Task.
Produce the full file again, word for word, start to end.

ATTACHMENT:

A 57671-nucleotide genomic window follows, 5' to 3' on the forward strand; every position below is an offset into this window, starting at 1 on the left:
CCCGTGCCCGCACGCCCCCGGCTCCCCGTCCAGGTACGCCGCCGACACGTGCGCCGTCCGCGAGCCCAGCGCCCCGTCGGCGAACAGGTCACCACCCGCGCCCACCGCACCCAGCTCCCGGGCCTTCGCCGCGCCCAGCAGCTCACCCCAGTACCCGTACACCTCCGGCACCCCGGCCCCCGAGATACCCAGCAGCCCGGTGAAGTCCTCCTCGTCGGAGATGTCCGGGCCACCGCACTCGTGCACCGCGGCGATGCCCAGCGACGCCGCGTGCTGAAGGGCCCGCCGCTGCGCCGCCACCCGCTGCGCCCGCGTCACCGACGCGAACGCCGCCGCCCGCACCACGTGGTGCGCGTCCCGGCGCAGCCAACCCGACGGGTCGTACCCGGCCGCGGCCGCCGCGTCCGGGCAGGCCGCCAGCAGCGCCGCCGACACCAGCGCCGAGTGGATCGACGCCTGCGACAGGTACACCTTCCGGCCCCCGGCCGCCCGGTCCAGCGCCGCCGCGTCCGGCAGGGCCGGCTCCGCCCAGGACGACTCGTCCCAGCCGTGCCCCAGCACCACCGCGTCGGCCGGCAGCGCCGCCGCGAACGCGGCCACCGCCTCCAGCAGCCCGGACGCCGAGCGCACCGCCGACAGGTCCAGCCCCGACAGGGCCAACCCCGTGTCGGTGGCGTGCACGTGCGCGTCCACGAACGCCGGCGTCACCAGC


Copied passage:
A 57671-nucleotide genomic window follows, 5' to 3' on the forward strand; every position below is an offset into this window, starting at 1 on the left:
CCCGTGCCCGCACGCCCCCGGCTCCCCGTCCAGGTACGCCGCCGACACGTGCGCCGTCCGCGAGCCCAGCGCCCCGTCGGCGAACAGGTCACCACCCGCGCCCACCGCACCCAGCTCCCGGGCCTTCGCCGCGCCCAGCAGCTCACCCCAGTACCCGTACACCTCCGGCACCCCGGCCCCCGAGATACCCAGCAGCCCGGTGAAGTCCTCCTCGTCGGAGATGTCCGGGCCACCGCACTCGTGCACCGCGGCGATGCCCAGCGACGCCGCGTGCTGAAGGGCCCGCCGCTGCGCCGCCACCCGCTGCGCCCGCGTCACCGACGCGAACGCCGCCGCCCGCACCACGTGGTGCGCGTCCCGGCGCAGCCAACCCGACGGGTCGTACCCGGCCGCGGCCGCCGCGTCCGGGCAGGCCGCCAGCAGCGCCGCCGACACCAGCGCCGAGTGGATCGACGCCTGCGACAGGTACACCTTCCGGCCCCCGGCCGCCCGGTCCAGCGCCGCCGCGTCCGGCAGGGCCGGCTCCGCCCAGGACGACTCGTCCCAGCCGTGCCCCAGCACCACCGCGTCGGCCGGCAGCGCCGCCGCGAACGCGGCCACCGCCTCCAGCAGCCCGGACGCCGAGCGCACCGCCGACAGGTCCAGCCCCGACAGGGCCAACCCCGTGTCGGTGGCGTGCACGTGCGCGTCCACGAACGCCGGCGTCACCAGC